Gregg on February 8, 2004 at 3:38 pm

The Fullerton Historic Theatre Foundation is racing against time to save purchase this theatre.
View link

AlfredWillis on November 21, 2002 at 11:03 am

Meyer & Holler were the architects and builders of record for this structure. However, the design can be attributed more precisely to their employee, Raymond McC. Kennedy. Kennedy was probably the best educated architect working in southern California in the 1920s. A man of immense talent, he was superbly accomplished designer in the Italian Mannerist revival style. The Fox Fullerton is the last remaining theatre designed by Kennedy in that style, which is marked by dramatic silhouettes, striking juxtapositions of form, and bold sculptural details. This fact makes the Fox Fullerton a rare treasure indeed.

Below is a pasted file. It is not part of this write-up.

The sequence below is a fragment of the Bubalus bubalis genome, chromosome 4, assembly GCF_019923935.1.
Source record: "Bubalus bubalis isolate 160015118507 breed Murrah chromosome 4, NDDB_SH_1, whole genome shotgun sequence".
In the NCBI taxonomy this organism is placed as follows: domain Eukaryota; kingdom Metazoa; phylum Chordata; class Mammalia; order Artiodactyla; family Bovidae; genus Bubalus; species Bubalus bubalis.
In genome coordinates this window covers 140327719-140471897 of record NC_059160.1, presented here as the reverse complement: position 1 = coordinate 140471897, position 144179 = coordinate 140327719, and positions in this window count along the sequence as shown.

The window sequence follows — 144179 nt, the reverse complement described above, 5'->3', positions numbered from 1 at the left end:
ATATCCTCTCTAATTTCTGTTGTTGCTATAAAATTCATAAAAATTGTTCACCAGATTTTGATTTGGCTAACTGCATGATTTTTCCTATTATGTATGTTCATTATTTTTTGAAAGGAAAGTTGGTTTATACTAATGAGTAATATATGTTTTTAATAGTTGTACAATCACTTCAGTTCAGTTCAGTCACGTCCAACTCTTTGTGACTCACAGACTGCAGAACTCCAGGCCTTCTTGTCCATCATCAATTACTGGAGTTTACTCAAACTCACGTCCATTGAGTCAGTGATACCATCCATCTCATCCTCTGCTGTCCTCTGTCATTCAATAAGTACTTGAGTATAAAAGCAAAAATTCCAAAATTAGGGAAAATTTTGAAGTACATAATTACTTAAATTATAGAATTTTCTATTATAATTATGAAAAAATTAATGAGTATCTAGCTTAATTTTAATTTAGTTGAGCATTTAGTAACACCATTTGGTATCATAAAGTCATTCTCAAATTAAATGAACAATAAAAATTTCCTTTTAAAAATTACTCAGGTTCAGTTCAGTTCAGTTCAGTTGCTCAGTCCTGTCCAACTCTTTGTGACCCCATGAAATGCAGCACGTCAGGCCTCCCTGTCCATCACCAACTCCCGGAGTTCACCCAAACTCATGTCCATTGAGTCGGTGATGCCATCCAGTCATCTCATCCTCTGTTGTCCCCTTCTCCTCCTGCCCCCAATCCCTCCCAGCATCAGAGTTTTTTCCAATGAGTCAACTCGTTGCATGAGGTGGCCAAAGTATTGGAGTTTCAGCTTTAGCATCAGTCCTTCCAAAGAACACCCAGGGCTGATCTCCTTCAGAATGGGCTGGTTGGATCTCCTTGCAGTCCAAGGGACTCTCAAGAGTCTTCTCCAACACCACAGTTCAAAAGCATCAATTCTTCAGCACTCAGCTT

Donald John Long
Donald John Long on November 18, 2002 at 6:35 pm

I have many fond memories of going to this theater in the early 1970s when I lived in Orange County. It was an art-house theater then and I saw many first-run art films like “Pink Floyd at Pompeii” and “Zabriskie Point” there and sci-fi double features. I used to hang out with the projectionist, Gordon Cardoza, in the projection room while the films were running after I had seen them. We used to talk, eat and sleep movies and rock music back then. Gordon was a really cool and knowledgeable hippie dude who just happened to live in Yorba Linda right next door to rock star Jackson Browne!

BHousos on March 6, 2002 at 6:55 pm


DwightRichardOdle on March 6, 2002 at 4:29 pm

March 2002: Theatre now in possible purchase mode by development company. Fullerton Historic Theatre Foundation formed to find ways to restore and reactivate this architectural treasure designed and built by Meyer and Hollar of Graumann’s Chinese and Egyptian Theatres fame.

Contact for more information.